A favorite metaphor in her therapy is the concept of “kintsugi,” the Japanese art of repairing broken pottery with gold. “The new piece is more beautiful and more valuable because it is said to be transformed through suffering,” Johnson says. “I’m a staunch believer in that. If you don’t transform your suffering, you transmit it. When you lose something, how can you help others? I’m grateful for that even through the pain of my own loss. It has given me the ability and the capacity to feel compassion for my clients. That vulnerability allows me to connect on a deeper level.”
The Loss of Rituals
Another difficult aspect of grief during the pandemic is the loss or diminishment of longstanding rituals to say farewell, said Christy Denckla, MA, a grief specialist at Harvard’s T.H. Chan School of Public Health.
“[Collective rituals] provide an infrastructure to acknowledge the reality of loss and death,” she said at a recent Harvard Forum. “Death is very difficult to comprehend psychologically. To experience and to process the death and the finality of losing a loved one is extremely difficult. Rituals provide an infrastructure and a platform to acknowledge that reality.”1
These rituals are diverse and performed cross-culturally, depending on religious and spiritual values. Rituals also provide the opportunity to grieve collectively. “That can be emotional support, but it’s also pragmatic and tangible support — food, meals, household care,” Denckla said.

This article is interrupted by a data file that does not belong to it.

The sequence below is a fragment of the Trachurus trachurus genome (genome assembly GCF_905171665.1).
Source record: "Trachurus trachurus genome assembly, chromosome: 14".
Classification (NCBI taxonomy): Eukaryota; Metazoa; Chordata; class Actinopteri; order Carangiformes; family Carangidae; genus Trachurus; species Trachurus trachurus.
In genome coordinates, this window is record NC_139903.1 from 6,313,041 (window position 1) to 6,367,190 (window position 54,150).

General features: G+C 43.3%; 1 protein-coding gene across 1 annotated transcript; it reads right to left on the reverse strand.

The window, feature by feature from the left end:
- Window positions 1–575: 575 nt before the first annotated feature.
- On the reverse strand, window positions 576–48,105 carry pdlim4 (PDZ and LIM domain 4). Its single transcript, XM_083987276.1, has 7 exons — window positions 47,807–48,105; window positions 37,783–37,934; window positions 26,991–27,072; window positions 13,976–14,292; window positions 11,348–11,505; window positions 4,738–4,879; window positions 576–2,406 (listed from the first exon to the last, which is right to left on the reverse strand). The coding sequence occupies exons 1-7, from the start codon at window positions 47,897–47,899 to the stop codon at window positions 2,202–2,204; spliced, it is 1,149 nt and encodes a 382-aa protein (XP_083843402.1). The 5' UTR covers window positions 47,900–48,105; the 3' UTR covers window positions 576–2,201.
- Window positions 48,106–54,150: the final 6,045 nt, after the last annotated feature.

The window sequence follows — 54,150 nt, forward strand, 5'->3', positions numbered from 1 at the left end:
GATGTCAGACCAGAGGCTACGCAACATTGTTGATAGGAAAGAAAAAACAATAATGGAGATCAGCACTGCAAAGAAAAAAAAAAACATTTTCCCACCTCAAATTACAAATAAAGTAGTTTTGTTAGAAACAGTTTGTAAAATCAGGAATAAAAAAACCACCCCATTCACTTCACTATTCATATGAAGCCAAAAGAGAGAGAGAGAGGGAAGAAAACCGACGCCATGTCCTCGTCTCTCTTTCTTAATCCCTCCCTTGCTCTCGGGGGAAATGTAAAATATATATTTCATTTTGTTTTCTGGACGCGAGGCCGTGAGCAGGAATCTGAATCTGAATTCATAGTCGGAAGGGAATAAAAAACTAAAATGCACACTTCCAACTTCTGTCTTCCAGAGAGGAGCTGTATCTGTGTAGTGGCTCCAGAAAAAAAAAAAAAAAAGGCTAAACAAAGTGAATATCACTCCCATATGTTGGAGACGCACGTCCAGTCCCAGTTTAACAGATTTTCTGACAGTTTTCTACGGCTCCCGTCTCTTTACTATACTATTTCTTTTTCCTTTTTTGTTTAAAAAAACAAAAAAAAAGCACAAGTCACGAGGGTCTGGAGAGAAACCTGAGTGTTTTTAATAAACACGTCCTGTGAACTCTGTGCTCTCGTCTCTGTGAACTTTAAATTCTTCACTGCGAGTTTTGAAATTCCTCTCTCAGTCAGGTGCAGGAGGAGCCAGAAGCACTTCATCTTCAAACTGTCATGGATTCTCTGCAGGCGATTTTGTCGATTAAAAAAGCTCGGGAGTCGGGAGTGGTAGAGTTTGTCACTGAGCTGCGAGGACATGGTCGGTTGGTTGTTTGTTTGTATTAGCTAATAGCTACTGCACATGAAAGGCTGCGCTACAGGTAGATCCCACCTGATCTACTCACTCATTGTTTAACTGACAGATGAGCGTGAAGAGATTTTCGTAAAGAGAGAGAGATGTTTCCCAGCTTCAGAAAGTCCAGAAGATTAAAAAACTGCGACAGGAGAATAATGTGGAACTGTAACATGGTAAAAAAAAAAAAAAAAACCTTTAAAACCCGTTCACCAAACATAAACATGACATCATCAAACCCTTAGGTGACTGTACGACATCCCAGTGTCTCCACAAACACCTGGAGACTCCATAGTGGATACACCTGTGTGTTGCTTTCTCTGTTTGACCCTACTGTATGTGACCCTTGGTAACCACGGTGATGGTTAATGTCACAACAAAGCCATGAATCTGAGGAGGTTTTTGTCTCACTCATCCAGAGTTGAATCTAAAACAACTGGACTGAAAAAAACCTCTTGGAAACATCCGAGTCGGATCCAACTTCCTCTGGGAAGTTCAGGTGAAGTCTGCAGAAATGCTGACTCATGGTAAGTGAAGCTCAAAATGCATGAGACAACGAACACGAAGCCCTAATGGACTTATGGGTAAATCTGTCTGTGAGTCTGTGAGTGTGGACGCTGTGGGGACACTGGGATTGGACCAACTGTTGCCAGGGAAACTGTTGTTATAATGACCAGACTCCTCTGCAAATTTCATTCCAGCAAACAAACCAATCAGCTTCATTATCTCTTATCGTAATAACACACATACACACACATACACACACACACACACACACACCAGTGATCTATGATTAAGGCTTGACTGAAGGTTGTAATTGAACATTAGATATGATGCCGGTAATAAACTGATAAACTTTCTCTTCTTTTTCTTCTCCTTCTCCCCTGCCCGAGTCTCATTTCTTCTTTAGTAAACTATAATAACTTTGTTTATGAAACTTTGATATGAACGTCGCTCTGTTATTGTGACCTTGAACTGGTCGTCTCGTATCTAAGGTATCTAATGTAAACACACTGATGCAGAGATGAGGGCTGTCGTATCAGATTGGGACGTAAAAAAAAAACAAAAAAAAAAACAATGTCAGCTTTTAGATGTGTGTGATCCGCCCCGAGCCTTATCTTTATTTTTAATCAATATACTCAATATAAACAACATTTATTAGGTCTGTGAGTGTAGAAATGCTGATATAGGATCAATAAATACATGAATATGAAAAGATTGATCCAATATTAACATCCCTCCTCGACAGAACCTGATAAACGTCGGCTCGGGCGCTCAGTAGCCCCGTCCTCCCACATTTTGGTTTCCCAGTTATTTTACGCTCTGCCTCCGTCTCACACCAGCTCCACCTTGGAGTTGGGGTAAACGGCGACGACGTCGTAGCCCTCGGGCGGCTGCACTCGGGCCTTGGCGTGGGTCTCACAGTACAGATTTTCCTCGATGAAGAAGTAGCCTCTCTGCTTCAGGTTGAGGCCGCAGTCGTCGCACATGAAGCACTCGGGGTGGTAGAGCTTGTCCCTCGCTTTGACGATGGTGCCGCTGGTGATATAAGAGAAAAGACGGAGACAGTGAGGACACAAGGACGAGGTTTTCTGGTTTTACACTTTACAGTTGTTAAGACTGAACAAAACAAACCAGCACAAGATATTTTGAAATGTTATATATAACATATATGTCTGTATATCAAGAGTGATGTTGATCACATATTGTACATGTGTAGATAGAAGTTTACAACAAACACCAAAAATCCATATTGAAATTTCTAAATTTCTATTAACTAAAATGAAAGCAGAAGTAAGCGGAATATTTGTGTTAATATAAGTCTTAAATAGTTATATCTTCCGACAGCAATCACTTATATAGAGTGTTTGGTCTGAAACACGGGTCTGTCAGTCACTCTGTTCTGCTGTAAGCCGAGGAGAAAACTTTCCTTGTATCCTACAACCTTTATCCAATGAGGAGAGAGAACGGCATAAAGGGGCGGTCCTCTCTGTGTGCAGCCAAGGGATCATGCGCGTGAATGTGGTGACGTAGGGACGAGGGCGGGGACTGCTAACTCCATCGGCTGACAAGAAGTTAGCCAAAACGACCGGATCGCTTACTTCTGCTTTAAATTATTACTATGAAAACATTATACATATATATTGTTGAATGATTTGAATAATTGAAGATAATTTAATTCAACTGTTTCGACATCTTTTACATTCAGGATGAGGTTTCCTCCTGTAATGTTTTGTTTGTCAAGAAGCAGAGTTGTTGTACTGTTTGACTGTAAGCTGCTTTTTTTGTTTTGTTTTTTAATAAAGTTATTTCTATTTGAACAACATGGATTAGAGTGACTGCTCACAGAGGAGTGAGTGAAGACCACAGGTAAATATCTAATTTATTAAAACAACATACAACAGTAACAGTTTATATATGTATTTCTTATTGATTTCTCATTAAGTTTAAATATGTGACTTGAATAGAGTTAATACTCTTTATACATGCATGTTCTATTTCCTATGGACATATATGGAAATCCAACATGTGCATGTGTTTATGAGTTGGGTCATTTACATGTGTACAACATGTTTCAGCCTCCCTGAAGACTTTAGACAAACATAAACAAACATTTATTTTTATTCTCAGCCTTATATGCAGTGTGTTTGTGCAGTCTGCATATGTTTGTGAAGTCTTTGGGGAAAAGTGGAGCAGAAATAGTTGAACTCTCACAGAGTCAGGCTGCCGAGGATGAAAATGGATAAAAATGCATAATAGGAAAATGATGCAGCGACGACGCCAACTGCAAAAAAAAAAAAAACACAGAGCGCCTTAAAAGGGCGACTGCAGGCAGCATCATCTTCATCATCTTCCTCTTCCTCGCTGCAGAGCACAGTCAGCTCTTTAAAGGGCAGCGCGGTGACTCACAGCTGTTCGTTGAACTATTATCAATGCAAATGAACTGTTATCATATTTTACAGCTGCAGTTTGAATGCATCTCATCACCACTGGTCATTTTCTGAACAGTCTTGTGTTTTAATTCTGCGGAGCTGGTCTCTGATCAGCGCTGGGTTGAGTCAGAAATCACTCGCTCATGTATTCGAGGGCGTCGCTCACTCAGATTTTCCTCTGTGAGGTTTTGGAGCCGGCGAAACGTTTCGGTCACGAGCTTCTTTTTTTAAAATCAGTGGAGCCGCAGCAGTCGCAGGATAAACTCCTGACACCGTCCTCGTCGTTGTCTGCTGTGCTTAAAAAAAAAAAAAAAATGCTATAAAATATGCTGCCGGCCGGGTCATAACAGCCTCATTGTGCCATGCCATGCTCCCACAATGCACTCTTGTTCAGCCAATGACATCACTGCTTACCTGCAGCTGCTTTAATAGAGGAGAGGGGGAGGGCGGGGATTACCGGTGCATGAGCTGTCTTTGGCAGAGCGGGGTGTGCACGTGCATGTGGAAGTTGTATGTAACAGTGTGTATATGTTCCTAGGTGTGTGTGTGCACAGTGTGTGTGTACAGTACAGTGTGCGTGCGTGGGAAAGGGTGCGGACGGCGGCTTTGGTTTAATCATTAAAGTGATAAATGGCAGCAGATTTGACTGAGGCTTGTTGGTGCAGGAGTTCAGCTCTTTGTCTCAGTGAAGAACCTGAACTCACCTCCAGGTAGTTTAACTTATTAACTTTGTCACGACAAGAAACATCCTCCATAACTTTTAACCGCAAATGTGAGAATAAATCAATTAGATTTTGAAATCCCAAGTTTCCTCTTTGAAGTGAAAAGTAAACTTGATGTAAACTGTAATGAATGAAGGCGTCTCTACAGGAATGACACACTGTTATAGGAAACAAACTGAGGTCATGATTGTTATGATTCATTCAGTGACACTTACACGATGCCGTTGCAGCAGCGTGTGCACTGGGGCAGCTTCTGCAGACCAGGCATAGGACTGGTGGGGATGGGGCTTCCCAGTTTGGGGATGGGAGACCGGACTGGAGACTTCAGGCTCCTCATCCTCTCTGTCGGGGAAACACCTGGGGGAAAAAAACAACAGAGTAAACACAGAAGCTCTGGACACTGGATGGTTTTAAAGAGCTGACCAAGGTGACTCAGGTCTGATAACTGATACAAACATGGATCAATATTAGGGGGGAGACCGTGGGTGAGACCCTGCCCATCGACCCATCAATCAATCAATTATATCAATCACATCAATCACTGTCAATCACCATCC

During the pandemic, many of these rituals and gatherings have been relegated to digital images and limited in-person participation. “There’s a lot of concern about the impact this is having,” Denckla said. “Grief alone is very painful. We are not meant to grieve alone. We are forced now to grieve alone, oftentimes in isolation.”
This could lead to cases of prolonged grief disorder, a clinically diagnosable condition of unresolved grief that is impairing. “I don’t particularly like that term, because grief is never really resolved,” she said. “But there’s concern that there are conditions now that are raising the risk for clinically complicated grief. Those conditions are isolation, the inability to mourn and to grieve, the inability or the truncated access to social support. All these things elevate risk.”
A related phenomenon is survivor’s guilt, particularly in people who think they have exposed family members. Healthcare workers have expressed this fear repeatedly, adopting tactics like showering and changing at work, sleeping in the garage, and limiting family contact.
“This is the reality of a very contagious disease,” Denckla said. “However, it is a virus. It’s a virus that behaves as viruses do, and there is no purposeful transmission. Relieving or addressing the shame and this guilt, sometimes the best ways to process it is to acknowledge it, to express it, to voice it. Then, it has the opportunity to undergo some questioning and cognitive challenging, some reinterpretations, so that individuals can feel relieved of this.”
- Harvard T.H. Chan School of Public Health. The coronavirus pandemic: Grieving and mental health. March 9, 2021.